He hasn't got the easiest of jobs as there is very little industry and the place is a fairly typical seaside town with a permanent population of retired people and the usual holiday influx. There is business, however, and it will be Mr. Morris's task to see that we get our fair share of it.  To help him he has Mr. N. R. Frake as second-in-command. Mr. Frake is another Lombard Street man who started his career there in 1951 and reached Hastings via Bexhill, Tunbridge Wells, Moorgate and District Office Relief Staff. He is well known in the district as a tenor and, as a keen member of two operatic societies, appears in several shows each year. He also fulfils singing engagements in various places, so that his identification with Martins Bank ought to help the new branch. The third man is Mr. C. J. Lumley, whose father is on the staff at Bexhill. He entered the Bank at Kingsway in 1958 and has also served on the Relief Staff. The ladies are represented by Miss P. M. Eldridge who entered the Bank as a trainee at Bexhill in 1960. Miss Eldridge is a capable young lady and from her photo (below) you will not be surprised to learn that she is interested in modelling for photographic portraiture. We visited the branch on Monday, July 17th, and we had the pleasure of entertaining Mr. and Mrs. Morris to lunch before leaving for Bexhill.

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Sometimes, fate steps in when a piece of history is mislaid - and until November 2021, there were no photographs to be had of the exterior of Martins Bank’s Hastings Branch, opened in May 1961. Luckily there were two colour interiors, as featured earlier on this page, but not a glimpse of the outside…

Resigned to the probability that the original photograph was simply missing – for any number of reasons – from the Barclays Collection, we were content with what was available across our two Archives. Then along came this cutting from the Brighton Evening Argus, which was published the day after the Branch opened, and with it the tantalising prospect that we might also find out the exact date of opening, as this piece of information was also not fully recorded. Unfortunately the source of the newspaper cutting does not have the exact date of publication, so there is still one mystery left to keep us on our toes.  The article is shown below, and it would seem that in 1961 the arrival of a new bank in town really was a story to which several column inches could be devoted…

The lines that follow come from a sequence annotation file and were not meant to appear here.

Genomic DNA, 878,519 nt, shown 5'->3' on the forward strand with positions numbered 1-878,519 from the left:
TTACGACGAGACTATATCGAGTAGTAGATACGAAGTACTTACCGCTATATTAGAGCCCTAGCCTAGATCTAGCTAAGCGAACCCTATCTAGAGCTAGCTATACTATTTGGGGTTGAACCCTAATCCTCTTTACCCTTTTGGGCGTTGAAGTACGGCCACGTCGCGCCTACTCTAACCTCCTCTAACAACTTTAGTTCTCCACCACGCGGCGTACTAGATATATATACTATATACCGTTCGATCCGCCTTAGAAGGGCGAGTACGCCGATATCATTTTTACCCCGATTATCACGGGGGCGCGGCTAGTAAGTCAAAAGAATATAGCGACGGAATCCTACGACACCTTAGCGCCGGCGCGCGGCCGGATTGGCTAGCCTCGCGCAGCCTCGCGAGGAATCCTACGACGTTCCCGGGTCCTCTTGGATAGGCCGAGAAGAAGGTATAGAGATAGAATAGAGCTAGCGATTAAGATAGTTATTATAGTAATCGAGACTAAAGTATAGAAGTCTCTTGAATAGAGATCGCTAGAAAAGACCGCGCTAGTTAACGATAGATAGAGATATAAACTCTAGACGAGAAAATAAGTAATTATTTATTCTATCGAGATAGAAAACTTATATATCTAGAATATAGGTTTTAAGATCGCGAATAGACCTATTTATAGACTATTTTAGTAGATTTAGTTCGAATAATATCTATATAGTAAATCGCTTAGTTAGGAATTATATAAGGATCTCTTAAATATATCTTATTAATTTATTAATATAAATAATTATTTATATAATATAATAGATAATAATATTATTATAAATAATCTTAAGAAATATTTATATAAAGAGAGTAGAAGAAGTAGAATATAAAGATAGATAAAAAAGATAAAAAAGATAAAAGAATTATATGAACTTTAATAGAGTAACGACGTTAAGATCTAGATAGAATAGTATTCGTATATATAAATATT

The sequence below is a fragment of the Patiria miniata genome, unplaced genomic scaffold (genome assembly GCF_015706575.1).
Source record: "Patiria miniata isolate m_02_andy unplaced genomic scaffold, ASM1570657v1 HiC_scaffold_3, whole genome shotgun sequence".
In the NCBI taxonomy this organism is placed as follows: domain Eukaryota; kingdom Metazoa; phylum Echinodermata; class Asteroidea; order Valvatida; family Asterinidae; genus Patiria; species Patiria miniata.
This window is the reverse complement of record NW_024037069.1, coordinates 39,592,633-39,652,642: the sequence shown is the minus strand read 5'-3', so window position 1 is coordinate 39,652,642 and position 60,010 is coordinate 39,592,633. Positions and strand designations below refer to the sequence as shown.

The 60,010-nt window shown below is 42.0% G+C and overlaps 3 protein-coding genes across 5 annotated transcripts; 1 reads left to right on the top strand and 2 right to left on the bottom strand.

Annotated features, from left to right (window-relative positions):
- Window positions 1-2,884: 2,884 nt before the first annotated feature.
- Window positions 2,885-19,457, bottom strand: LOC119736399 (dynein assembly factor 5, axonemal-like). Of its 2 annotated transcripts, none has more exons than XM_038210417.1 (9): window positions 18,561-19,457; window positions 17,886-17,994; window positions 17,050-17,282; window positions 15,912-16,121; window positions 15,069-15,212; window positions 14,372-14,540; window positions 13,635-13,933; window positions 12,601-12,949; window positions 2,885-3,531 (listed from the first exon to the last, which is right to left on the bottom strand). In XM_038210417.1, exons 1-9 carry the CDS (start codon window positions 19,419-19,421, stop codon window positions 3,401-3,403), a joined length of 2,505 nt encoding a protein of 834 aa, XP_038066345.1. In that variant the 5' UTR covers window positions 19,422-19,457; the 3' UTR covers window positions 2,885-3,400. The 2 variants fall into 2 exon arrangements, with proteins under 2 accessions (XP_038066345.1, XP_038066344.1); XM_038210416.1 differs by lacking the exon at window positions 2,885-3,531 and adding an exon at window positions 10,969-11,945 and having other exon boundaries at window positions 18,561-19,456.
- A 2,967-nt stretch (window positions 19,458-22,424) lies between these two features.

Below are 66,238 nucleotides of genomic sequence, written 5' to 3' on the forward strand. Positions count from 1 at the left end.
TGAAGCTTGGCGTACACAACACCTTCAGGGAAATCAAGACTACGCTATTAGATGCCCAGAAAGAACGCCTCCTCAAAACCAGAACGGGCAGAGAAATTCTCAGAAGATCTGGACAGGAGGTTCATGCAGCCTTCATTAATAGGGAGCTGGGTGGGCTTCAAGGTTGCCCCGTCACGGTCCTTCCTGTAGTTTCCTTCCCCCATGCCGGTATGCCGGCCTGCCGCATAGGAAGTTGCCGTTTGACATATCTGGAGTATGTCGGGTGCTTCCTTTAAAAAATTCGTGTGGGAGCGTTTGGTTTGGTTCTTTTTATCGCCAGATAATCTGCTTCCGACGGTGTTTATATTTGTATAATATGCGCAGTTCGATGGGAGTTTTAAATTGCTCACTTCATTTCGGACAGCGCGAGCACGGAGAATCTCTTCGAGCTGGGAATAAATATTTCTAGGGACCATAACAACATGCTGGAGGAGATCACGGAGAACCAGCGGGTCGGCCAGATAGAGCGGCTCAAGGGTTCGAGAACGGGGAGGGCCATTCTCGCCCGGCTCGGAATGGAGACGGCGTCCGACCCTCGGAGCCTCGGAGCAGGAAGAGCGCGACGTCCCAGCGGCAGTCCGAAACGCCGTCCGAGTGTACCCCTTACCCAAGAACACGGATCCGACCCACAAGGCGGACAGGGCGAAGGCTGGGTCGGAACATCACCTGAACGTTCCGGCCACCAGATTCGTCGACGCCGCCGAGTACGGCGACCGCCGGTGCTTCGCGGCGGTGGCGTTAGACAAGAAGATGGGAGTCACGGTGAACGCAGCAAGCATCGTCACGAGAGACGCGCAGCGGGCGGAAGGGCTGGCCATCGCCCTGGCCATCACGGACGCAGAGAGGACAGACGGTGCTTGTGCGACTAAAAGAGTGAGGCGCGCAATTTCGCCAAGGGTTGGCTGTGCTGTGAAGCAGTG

Image © Brighton Argus – Martins Bank Archive Collections

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1961 Mr NR Frake Branch Second MBM-Wi67P06.jpg

1961 Mr C J Lumley MBM-Au61P10.jpg

1963 Miss P M Eldridge Cashier MBM-Au63P11.jpg

1966 Mr D D Burt MBM-Au66P31

1968 Alan Dengate MBM-Wi68P32

 

 

 

 

 

Mr E J Morris

Manager

1961 onwards

Mr N R Frake

Branch Second

1961

Mr C J Lumley

On the Staff

1961

Miss P M Eldridge

Cashier

1961

Mr D D Burt

Joined the Bank Here

1965 to 1966

Alan Dengate

Joined the Bank Here

1965 to 1967

 

BARCLAYS BANK LIMITED

Harold Place

LLOYDS BANK LIMITED

Hastings

Old Town

MARTINS BANK LIMITED

30 Havelock Road

 

 

 

 

 

 

MIDLAND BANK LIMITED

Hastings

Old Town

NATIONAL PROVINCIAL BANK

Hastings

WESTMINSTER BANK LIMITED

Hastings

 

 

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Title:

Type:

Address:

Index Number and District:

Hours:

 

Telephone:

Services:

Manager:

11-39-40 Hastings

Full Branch

30 Havelock Road Hastings Sussex

479 London

Mon to Fri 1000-1500

Saturday 0900-1130

Hastings 7172

Nightsafe Installed

Mr E J Morris Manager

 

 

Haslingden Syke Side

May 1961

6 April 1970

Opened by Martins Bank Limited

Closed and business transferred to Barclays Harold Place

Haverton Hill

 

M